changed: []

    PLAY RECAP *********************************************************************           : ok=4    changed=4    unreachable=0    failed=0           : ok=4    changed=4    unreachable=0    failed=0

    Task helm_spark_conf_k8s_master_server finished successfully
    Process finished

If not, don't worry, we got a backup solution at

Presenter Notes

Kubernetes Web-UI

The UI should be now exposed on the port 30443 of you master node e.g. https://<your master IP>:30443

Spark Web-UI

The UI should be now exposed on the port 30443 of you master node e.g. https://<your master IP>:30808

Log into the k8s master

You are also able to log into the master retrieving access information with the dodas client:

./dodas get vm c8a7a544-1bee-11ea-a67e-0242ac160003 0

Just save the prompted private key and login with cloudadm user

Presenter Notes

Question time 5.

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Using Jupyter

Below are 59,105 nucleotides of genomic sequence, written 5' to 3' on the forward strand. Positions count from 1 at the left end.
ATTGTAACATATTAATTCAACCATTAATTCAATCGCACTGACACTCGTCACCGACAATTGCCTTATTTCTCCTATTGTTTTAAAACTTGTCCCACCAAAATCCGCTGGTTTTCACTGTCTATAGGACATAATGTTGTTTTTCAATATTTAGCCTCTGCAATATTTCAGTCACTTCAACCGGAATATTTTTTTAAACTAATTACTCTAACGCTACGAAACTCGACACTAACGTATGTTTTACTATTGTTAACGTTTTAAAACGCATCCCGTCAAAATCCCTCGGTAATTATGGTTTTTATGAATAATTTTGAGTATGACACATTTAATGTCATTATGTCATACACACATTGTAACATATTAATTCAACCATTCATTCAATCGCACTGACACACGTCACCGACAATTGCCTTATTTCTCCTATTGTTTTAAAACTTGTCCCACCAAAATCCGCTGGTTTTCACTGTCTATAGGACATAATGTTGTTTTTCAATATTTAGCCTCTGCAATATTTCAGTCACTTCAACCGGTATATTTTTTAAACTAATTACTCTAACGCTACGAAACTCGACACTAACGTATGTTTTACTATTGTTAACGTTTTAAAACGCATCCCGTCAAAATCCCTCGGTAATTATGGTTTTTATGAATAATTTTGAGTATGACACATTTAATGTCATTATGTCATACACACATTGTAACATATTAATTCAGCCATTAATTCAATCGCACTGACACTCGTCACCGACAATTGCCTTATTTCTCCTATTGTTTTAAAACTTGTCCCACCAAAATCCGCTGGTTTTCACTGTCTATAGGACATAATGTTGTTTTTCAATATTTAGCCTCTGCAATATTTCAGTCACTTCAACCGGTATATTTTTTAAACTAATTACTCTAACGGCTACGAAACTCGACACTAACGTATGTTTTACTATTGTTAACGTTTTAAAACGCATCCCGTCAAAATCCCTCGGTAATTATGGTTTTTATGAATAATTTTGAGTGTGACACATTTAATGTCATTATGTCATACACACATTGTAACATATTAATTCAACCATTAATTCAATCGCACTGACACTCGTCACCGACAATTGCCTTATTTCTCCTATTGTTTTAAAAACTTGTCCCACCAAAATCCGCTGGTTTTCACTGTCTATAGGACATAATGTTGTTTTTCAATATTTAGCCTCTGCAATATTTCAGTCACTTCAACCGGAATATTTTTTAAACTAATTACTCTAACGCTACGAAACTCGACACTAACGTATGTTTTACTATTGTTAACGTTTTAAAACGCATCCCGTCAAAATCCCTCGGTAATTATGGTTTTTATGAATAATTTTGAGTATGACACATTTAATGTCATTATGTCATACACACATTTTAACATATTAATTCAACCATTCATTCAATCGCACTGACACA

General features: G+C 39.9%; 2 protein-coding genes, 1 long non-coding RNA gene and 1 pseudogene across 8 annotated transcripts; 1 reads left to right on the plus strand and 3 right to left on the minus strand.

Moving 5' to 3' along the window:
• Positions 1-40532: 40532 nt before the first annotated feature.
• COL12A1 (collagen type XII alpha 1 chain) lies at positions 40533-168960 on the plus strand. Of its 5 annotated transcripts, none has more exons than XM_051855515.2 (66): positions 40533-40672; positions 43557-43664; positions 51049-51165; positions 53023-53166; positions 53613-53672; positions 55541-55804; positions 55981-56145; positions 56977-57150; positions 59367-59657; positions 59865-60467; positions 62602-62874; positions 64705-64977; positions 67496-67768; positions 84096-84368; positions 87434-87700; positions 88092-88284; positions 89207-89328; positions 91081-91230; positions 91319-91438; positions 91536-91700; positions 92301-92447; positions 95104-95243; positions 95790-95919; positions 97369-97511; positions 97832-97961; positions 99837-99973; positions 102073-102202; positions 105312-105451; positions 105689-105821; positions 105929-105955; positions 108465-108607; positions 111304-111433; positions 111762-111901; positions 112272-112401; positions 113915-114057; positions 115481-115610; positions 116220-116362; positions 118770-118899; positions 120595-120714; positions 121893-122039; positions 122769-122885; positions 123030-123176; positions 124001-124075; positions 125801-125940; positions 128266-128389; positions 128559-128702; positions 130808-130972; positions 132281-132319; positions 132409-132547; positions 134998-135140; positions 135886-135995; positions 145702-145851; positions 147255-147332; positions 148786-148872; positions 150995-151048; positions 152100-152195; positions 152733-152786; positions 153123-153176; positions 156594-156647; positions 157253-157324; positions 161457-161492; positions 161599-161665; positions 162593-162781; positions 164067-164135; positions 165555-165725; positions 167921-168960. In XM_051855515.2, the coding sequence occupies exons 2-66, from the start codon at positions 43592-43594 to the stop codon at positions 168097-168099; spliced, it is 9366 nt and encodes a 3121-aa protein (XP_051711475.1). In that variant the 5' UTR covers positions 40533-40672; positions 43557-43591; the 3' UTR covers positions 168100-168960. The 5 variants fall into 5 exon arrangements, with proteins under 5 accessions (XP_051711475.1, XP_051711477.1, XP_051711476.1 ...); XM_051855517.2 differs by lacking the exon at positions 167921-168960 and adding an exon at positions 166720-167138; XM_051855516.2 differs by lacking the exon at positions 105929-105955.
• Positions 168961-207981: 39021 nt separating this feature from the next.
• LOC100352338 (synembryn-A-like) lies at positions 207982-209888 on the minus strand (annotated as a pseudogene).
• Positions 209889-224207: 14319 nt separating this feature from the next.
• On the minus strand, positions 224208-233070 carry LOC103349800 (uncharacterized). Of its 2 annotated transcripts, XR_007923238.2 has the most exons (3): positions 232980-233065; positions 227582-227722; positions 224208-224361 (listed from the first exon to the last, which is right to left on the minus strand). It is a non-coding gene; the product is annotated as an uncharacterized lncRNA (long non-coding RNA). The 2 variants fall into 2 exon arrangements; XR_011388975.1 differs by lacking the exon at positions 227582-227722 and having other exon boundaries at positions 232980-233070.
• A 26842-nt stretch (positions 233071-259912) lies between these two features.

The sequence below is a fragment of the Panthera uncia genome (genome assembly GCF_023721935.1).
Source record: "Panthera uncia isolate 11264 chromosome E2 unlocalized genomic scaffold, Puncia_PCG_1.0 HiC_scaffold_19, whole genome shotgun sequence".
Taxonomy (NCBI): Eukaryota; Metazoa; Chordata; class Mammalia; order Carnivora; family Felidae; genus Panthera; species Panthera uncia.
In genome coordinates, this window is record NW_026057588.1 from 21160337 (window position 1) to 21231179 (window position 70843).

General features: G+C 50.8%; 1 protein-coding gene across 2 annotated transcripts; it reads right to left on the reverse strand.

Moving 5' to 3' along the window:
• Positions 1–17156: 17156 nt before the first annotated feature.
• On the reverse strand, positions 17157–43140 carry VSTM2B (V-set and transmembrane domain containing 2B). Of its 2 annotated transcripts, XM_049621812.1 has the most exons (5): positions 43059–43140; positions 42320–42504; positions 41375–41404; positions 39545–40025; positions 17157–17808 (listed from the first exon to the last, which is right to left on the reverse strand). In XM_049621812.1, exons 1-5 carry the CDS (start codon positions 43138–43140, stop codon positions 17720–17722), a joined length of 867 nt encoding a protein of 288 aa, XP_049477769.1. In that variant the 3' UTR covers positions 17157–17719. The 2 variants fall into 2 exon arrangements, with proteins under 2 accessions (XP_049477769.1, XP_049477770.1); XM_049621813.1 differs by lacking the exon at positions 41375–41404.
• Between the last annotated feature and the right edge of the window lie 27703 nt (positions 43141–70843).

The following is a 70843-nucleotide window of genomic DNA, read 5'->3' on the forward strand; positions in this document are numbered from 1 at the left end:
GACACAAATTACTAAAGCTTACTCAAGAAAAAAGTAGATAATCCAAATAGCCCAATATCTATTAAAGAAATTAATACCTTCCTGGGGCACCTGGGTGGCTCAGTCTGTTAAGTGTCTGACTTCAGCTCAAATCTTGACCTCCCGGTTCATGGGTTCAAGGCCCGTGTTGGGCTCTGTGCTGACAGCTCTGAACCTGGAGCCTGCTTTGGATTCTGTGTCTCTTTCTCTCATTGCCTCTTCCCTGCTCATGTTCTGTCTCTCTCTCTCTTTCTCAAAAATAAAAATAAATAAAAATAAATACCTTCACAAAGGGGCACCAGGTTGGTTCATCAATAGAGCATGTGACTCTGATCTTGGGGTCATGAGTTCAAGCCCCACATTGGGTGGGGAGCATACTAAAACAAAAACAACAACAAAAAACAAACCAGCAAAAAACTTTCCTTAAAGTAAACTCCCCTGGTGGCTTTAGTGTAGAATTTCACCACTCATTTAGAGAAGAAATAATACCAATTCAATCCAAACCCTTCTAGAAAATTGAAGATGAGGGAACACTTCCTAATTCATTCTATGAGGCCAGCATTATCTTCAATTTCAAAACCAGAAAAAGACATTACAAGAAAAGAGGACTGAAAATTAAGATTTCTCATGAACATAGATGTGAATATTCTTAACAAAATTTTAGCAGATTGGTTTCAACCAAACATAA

Jupyter is accessible at http://<your master IP>:30888 with the password testme

Load the exercise notebook

You should be able now to import the exercise notebook in templates/spark_notebook.ipynb with the upload button and to start its kernel.

Check the executor pods appearing

In the k8s web ui you should see now 2 additional pods appearing as the spark shell have been started by the kernel automatically creating a pool of executor.

The number and size of executors can be tuned both at TOSCA level and directly from Jupyter as you can find the in the example playbook provided.

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Question time 6 and the last one :)

How do I learn K8s and all these other stuff?

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Destroy the cluster

Just retrieve the token again and then do:

./dodas destroy  c8a7a544-1bee-11ea-a67e-0242ac160003

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Finally, what about lego composition?

Let's take a look at how you can leverage the DODAS stack and compose different application.

In templates/spark_minio_template.yaml you can find an example where the setup you just made with an S3 object storage using MINIO.

The chart relative to Minio installation is here

Presenter Notes